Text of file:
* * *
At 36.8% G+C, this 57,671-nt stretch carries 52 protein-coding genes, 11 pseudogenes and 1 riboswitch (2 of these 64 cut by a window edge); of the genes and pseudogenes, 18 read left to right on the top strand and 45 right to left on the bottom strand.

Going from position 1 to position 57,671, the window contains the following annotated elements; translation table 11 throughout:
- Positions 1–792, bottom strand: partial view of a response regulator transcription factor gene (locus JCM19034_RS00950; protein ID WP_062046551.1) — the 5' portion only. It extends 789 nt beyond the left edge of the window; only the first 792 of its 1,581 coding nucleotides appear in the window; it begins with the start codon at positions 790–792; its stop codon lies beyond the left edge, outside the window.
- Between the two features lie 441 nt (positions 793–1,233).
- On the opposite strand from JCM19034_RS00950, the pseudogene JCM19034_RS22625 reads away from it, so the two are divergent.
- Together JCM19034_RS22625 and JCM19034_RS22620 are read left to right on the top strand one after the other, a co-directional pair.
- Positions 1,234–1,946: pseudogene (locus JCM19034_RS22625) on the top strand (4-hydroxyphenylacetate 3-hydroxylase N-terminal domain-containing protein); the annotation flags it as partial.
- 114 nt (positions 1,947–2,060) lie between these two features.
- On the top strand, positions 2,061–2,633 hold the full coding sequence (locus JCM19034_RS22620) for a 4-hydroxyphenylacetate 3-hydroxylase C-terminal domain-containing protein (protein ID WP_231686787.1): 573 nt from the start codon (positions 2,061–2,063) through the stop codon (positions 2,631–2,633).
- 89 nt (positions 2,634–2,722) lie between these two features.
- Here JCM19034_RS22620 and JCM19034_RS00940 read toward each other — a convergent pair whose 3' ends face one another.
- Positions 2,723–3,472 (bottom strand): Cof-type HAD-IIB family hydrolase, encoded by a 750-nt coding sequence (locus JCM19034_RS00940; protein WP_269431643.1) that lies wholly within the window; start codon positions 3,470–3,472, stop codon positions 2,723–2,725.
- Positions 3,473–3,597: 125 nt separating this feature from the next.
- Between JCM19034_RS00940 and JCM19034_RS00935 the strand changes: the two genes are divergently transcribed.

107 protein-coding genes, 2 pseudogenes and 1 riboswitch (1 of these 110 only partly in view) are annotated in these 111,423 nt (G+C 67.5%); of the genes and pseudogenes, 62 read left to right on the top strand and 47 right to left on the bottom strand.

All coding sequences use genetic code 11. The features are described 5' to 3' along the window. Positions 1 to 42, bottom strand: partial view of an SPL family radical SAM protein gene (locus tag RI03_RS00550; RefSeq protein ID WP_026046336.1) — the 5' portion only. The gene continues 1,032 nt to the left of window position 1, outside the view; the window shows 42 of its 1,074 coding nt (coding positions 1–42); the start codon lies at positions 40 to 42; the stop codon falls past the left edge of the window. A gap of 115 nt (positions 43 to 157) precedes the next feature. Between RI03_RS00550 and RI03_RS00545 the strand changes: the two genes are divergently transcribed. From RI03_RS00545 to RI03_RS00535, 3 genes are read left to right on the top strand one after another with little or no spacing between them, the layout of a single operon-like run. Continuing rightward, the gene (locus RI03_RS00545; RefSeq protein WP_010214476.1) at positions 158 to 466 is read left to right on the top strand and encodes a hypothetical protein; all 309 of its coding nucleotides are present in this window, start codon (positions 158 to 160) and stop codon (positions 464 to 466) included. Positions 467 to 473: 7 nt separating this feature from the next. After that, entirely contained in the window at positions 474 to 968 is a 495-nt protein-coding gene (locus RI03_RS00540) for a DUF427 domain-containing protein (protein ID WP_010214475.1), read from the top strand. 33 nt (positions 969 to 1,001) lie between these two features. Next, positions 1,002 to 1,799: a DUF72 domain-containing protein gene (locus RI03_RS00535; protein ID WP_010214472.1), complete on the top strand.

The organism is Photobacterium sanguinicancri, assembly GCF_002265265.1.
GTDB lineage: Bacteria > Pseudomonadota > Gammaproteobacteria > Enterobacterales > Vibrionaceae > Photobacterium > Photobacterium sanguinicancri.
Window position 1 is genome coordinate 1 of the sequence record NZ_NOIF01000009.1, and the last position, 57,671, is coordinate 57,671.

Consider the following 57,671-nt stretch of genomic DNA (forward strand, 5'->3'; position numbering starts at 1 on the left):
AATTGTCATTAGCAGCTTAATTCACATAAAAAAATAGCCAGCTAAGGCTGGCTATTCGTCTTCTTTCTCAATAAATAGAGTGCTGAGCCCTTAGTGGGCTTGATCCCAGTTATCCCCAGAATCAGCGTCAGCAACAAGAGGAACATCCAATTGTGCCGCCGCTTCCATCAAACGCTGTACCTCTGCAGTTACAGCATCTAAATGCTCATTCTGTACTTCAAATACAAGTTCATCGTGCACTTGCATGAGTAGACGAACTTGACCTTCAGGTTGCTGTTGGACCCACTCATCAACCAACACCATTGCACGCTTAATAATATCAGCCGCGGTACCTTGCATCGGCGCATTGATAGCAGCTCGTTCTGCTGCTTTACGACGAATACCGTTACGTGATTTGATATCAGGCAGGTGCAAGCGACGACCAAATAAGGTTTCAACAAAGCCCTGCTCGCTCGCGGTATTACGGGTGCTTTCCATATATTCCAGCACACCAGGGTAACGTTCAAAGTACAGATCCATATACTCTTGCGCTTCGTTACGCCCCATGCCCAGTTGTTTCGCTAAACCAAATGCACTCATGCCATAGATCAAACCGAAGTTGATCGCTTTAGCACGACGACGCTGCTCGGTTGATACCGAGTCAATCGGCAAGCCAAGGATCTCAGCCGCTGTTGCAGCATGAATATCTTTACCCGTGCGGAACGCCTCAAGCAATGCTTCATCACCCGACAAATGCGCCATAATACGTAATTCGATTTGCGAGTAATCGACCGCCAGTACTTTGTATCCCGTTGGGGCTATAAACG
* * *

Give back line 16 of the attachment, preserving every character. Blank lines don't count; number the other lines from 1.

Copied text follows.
All coding sequences use genetic code 11. The features are described 5' to 3' along the window. Positions 1 to 42, bottom strand: partial view of an SPL family radical SAM protein gene (locus tag RI03_RS00550; RefSeq protein ID WP_026046336.1) — the 5' portion only. The gene continues 1,032 nt to the left of window position 1, outside the view; the window shows 42 of its 1,074 coding nt (coding positions 1–42); the start codon lies at positions 40 to 42; the stop codon falls past the left edge of the window. A gap of 115 nt (positions 43 to 157) precedes the next feature. Between RI03_RS00550 and RI03_RS00545 the strand changes: the two genes are divergently transcribed. From RI03_RS00545 to RI03_RS00535, 3 genes are read left to right on the top strand one after another with little or no spacing between them, the layout of a single operon-like run. Continuing rightward, the gene (locus RI03_RS00545; RefSeq protein WP_010214476.1) at positions 158 to 466 is read left to right on the top strand and encodes a hypothetical protein; all 309 of its coding nucleotides are present in this window, start codon (positions 158 to 160) and stop codon (positions 464 to 466) included. Positions 467 to 473: 7 nt separating this feature from the next. After that, entirely contained in the window at positions 474 to 968 is a 495-nt protein-coding gene (locus RI03_RS00540) for a DUF427 domain-containing protein (protein ID WP_010214475.1), read from the top strand. 33 nt (positions 969 to 1,001) lie between these two features. Next, positions 1,002 to 1,799: a DUF72 domain-containing protein gene (locus RI03_RS00535; protein ID WP_010214472.1), complete on the top strand.